Starbucks has pledged a $1.3 million investment in a Fairtrade fund to help smallholder farmers with long-term loans.
The Fairtrade Access Fund is run by Incofin Investment Management, Fairtrade International and Grameen Foundation; and Starbucks is the first private investor in the program.
The fund will provide farmers’ co-operatives and associations the long-term loans they need to renew their farms or adopt new technologies and equipment.
Smallholder farmers in developing countries have tremendous potential, according to the Fund, but are held back from growth because they cannot access the financing they need. According to a 2010 survey conducted by Fairtrade International, Fairtrade farmers in Latin America alone say they need $500 million to cover their financing needs, more than half of this for long-term loans.
The fund offers a range of loan types and technical assistance to enable farmers’ organisations to strengthen and secure their businesses, including a new facility that will allow farmers to receive timely information on Fairtrade certification practices, crop management and localized market information via their mobile phones.
Financing will be provided to farmer cooperatives, which is the most popular business model according to the Fairtrade Labelling Organisation, and other producer organisations that are Fairtrade certified or are applying for certification. Through Fairtrade, farmers’ organisations will have improved access to international markets, a minimum price safety net and other economic benefits.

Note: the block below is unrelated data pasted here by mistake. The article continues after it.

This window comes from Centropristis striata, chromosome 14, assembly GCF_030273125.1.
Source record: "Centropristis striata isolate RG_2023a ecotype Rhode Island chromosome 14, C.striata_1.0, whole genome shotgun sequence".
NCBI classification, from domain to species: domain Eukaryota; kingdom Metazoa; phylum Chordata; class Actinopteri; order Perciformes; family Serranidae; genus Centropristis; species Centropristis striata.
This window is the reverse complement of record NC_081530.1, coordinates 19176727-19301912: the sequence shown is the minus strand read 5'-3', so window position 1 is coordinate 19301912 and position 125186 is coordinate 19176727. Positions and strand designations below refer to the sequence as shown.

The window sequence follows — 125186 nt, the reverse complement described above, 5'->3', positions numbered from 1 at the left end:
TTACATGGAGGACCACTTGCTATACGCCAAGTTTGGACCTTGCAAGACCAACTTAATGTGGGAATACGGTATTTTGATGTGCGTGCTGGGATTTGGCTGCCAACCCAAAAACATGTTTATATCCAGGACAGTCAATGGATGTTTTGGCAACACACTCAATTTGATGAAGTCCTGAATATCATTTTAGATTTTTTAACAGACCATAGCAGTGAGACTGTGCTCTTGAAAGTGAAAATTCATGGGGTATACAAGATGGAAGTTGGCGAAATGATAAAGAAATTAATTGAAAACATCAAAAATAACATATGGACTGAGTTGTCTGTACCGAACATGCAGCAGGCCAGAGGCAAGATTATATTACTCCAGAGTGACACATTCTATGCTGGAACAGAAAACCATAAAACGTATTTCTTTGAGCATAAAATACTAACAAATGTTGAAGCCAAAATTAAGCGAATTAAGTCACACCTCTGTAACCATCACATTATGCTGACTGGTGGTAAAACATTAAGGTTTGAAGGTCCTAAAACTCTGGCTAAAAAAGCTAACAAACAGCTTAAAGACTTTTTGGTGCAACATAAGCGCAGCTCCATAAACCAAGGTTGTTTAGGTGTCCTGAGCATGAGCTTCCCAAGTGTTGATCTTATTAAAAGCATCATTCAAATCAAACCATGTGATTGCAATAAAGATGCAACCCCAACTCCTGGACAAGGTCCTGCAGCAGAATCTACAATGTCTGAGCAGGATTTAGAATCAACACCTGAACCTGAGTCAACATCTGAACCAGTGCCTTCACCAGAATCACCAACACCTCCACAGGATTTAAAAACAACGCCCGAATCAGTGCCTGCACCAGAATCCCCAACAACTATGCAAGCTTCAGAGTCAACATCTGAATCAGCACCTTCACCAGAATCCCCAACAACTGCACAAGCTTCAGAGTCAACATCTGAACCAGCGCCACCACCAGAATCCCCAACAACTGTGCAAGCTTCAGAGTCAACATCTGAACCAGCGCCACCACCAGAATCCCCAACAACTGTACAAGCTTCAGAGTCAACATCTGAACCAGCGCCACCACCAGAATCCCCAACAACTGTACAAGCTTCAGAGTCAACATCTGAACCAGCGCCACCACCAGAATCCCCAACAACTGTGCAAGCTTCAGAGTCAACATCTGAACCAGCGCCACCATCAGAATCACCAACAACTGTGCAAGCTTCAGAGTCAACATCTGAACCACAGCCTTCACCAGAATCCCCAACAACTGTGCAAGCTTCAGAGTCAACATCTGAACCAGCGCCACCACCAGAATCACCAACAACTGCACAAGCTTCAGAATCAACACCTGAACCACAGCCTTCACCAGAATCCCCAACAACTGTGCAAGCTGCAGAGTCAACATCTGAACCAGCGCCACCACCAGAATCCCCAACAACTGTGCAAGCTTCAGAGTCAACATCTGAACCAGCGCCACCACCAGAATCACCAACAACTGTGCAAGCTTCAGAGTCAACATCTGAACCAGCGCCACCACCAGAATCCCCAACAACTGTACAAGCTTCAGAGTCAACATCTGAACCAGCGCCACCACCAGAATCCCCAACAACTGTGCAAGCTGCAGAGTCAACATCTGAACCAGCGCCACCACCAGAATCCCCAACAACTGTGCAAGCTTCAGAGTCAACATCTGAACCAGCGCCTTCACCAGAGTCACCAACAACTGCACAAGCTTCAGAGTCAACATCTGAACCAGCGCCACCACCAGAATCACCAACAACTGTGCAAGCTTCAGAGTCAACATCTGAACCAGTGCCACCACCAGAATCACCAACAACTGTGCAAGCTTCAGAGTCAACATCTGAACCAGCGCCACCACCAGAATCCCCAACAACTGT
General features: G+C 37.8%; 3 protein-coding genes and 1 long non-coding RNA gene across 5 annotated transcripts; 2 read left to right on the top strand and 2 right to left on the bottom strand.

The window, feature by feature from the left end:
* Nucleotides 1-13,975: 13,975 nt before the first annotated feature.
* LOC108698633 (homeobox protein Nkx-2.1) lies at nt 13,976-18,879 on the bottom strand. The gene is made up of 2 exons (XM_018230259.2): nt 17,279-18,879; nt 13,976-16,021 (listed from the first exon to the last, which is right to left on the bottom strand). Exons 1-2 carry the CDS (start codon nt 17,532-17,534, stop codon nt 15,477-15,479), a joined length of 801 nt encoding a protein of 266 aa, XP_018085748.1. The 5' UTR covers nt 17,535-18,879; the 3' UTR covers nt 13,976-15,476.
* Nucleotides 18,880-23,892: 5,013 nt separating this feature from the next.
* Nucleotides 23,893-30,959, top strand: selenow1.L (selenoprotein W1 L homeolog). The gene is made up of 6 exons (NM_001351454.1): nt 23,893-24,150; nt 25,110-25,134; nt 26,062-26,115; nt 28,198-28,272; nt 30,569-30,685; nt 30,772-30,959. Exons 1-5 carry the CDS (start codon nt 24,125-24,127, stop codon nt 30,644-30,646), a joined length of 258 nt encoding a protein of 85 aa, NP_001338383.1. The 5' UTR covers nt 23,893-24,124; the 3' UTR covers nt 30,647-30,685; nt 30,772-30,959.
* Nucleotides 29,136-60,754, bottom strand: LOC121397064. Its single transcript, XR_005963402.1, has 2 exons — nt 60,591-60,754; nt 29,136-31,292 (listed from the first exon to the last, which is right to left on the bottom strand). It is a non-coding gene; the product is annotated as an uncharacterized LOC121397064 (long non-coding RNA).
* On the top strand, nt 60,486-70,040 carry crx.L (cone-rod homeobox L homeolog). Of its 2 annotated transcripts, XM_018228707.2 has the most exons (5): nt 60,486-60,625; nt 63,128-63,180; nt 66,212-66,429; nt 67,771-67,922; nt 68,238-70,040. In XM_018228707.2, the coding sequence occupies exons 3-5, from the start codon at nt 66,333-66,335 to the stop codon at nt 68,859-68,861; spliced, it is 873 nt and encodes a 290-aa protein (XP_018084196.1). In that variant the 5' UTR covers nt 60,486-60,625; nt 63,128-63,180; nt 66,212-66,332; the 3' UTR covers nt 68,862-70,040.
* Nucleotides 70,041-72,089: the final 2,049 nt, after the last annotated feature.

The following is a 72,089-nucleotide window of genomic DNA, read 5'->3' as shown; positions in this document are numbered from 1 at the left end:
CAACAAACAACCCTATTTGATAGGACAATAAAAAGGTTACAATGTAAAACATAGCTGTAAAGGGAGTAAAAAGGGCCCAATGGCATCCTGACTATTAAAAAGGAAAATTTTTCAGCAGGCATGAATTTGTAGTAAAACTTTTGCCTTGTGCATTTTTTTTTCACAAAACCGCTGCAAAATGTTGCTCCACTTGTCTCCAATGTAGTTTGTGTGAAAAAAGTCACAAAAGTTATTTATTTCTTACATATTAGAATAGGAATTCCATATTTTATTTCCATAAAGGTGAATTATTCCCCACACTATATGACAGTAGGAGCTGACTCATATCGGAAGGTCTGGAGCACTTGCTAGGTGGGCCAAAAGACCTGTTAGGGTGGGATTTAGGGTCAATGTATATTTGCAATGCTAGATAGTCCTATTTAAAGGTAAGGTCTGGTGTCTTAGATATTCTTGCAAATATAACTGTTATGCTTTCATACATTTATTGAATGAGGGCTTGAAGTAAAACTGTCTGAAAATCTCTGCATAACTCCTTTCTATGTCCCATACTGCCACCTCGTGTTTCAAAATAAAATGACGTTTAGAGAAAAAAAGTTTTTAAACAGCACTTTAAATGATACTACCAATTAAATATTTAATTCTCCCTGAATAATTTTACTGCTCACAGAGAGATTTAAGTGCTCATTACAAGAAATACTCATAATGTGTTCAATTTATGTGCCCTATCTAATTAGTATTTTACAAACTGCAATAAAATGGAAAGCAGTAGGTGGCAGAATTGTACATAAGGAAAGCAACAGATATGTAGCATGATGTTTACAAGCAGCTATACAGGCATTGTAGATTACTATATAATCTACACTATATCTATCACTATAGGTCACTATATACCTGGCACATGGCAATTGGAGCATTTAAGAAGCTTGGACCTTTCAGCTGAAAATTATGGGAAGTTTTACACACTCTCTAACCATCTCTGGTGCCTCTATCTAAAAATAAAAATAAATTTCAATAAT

The fund will launch in Latin America later during the second half of the year and expand into Africa and Asia in a second phase. It targets a launch size of $8-12m (€6m-9m), and is projected to approach $25m (€20m) by the end of year two. The three sponsors have committed the initial locked-up capital. The fund offers investors a competitive financial target return with the possibility of a yearly dividend. Its open-ended structure gives investors flexibility to redeem their shares.
The fund is a unique collaboration between a social investment firm and two global nonprofits that focus on helping people in developing countries improve their lives.
Loïc De Cannière, Managing Director of Incofin Investment Management, said: "The Fairtrade Access Fund is an effective way of promoting agricultural finance and achieving a high social impact for smallholder famers. This new initiative is entirely in line with our social mission and underlines our commitment to supporting rural businesses in emerging economies.”
Tuulia Syvaenen, Executive Operating Officer of Fairtrade International, commented: “In Fairtrade we’ve witnessed how farmers can transform their own lives if they just have the means. With the help of our partners and investors, the Fairtrade Access Fund will fill a critical gap so producers can drive change in their communities.”
Alex Counts, president and CEO of Grameen Foundation, added: “Grameen Foundation is pleased to be partnering with Incofin and Fairtrade on an innovative, holistic approach to solving the challenges that poor smallholder farmers face and ultimately help them reduce their risks and increase yields and income.”
Ben Packard, vice president, Global Responsibility, Starbucks, said: “Investing in smallholder farmers directly reflects our desire to strengthen coffee supply chains and improve the livelihood of farmers around the world. By working with the Fairtrade Access Fund, we come that much closer to our goal of establishing $20M in farmer loans by 2015.”